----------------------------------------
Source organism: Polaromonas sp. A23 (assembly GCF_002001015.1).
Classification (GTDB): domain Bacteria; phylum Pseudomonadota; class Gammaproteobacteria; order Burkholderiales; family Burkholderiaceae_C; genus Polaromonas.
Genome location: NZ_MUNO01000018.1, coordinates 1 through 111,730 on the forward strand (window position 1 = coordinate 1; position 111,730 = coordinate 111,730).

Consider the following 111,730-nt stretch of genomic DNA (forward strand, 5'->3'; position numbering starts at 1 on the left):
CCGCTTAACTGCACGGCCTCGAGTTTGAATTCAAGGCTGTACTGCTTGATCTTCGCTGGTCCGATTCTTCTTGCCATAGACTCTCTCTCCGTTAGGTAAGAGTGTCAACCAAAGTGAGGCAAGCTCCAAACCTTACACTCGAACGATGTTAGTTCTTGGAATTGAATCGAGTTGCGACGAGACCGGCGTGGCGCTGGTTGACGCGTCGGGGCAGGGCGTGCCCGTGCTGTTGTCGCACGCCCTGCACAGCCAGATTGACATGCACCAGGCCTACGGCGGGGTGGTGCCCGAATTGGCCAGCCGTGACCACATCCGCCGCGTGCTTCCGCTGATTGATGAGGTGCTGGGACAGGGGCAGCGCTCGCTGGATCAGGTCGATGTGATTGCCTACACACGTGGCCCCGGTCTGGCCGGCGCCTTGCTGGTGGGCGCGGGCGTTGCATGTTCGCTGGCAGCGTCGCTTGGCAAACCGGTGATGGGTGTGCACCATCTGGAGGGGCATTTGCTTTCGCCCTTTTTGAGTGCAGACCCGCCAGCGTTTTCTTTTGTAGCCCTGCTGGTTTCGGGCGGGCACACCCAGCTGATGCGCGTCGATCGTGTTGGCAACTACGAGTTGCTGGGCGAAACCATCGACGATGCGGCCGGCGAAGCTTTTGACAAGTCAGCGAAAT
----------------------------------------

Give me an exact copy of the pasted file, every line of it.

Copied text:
Source organism: Polaromonas sp. A23 (assembly GCF_002001015.1).
Classification (GTDB): domain Bacteria; phylum Pseudomonadota; class Gammaproteobacteria; order Burkholderiales; family Burkholderiaceae_C; genus Polaromonas.
Genome location: NZ_MUNO01000018.1, coordinates 1 through 111,730 on the forward strand (window position 1 = coordinate 1; position 111,730 = coordinate 111,730).

Consider the following 111,730-nt stretch of genomic DNA (forward strand, 5'->3'; position numbering starts at 1 on the left):
CCGCTTAACTGCACGGCCTCGAGTTTGAATTCAAGGCTGTACTGCTTGATCTTCGCTGGTCCGATTCTTCTTGCCATAGACTCTCTCTCCGTTAGGTAAGAGTGTCAACCAAAGTGAGGCAAGCTCCAAACCTTACACTCGAACGATGTTAGTTCTTGGAATTGAATCGAGTTGCGACGAGACCGGCGTGGCGCTGGTTGACGCGTCGGGGCAGGGCGTGCCCGTGCTGTTGTCGCACGCCCTGCACAGCCAGATTGACATGCACCAGGCCTACGGCGGGGTGGTGCCCGAATTGGCCAGCCGTGACCACATCCGCCGCGTGCTTCCGCTGATTGATGAGGTGCTGGGACAGGGGCAGCGCTCGCTGGATCAGGTCGATGTGATTGCCTACACACGTGGCCCCGGTCTGGCCGGCGCCTTGCTGGTGGGCGCGGGCGTTGCATGTTCGCTGGCAGCGTCGCTTGGCAAACCGGTGATGGGTGTGCACCATCTGGAGGGGCATTTGCTTTCGCCCTTTTTGAGTGCAGACCCGCCAGCGTTTTCTTTTGTAGCCCTGCTGGTTTCGGGCGGGCACACCCAGCTGATGCGCGTCGATCGTGTTGGCAACTACGAGTTGCTGGGCGAAACCATCGACGATGCGGCCGGCGAAGCTTTTGACAAGTCAGCGAAAT